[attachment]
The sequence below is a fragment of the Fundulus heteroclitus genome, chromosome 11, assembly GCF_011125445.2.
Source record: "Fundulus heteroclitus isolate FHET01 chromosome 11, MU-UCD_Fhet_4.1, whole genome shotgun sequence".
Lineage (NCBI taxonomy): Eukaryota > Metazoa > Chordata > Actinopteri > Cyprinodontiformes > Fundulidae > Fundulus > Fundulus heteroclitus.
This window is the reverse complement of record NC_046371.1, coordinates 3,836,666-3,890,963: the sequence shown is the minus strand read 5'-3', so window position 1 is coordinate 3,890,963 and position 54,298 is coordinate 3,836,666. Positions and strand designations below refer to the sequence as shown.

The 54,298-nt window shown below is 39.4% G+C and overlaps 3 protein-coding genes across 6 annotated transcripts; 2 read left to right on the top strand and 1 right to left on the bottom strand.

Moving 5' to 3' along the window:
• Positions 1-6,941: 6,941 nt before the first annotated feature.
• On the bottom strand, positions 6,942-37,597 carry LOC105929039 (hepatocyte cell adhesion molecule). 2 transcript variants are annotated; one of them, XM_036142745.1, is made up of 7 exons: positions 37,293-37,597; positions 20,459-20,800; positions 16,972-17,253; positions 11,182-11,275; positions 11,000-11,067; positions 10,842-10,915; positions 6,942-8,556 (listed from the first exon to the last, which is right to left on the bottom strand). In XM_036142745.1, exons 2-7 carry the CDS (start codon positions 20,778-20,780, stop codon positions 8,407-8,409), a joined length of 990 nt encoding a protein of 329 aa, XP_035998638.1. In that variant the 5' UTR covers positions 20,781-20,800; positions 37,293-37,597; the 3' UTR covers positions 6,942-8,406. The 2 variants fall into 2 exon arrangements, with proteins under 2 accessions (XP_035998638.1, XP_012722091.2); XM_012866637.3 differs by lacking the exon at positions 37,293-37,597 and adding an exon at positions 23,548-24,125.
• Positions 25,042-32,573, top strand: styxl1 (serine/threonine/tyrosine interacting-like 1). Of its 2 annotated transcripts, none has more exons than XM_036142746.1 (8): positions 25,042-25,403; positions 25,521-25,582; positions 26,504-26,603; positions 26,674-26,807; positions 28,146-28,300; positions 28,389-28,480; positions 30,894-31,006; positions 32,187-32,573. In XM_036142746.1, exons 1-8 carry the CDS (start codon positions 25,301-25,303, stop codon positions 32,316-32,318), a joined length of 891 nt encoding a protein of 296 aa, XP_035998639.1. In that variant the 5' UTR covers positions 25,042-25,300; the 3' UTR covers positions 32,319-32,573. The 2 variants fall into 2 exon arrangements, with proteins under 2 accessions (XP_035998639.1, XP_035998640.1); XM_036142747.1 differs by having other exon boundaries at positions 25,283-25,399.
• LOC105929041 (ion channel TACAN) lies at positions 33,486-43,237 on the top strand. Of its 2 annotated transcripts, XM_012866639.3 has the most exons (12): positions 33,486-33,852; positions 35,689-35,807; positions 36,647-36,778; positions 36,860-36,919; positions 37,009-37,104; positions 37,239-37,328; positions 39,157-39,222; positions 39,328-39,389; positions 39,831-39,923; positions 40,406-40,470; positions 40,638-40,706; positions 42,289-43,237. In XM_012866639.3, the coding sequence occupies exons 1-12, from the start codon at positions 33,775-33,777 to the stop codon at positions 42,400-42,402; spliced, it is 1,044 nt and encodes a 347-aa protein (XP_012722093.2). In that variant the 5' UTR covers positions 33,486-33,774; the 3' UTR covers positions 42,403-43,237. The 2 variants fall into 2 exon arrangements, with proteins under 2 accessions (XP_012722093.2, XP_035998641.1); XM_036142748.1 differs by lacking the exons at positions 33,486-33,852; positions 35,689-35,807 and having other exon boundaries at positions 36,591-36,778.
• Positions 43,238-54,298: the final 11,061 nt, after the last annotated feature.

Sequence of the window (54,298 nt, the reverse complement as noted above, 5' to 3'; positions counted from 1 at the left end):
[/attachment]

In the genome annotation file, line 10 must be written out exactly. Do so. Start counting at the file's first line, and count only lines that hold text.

• LOC105929041 (ion channel TACAN) lies at positions 33,486-43,237 on the top strand. Of its 2 annotated transcripts, XM_012866639.3 has the most exons (12): positions 33,486-33,852; positions 35,689-35,807; positions 36,647-36,778; positions 36,860-36,919; positions 37,009-37,104; positions 37,239-37,328; positions 39,157-39,222; positions 39,328-39,389; positions 39,831-39,923; positions 40,406-40,470; positions 40,638-40,706; positions 42,289-43,237. In XM_012866639.3, the coding sequence occupies exons 1-12, from the start codon at positions 33,775-33,777 to the stop codon at positions 42,400-42,402; spliced, it is 1,044 nt and encodes a 347-aa protein (XP_012722093.2). In that variant the 5' UTR covers positions 33,486-33,774; the 3' UTR covers positions 42,403-43,237. The 2 variants fall into 2 exon arrangements, with proteins under 2 accessions (XP_012722093.2, XP_035998641.1); XM_036142748.1 differs by lacking the exons at positions 33,486-33,852; positions 35,689-35,807 and having other exon boundaries at positions 36,591-36,778.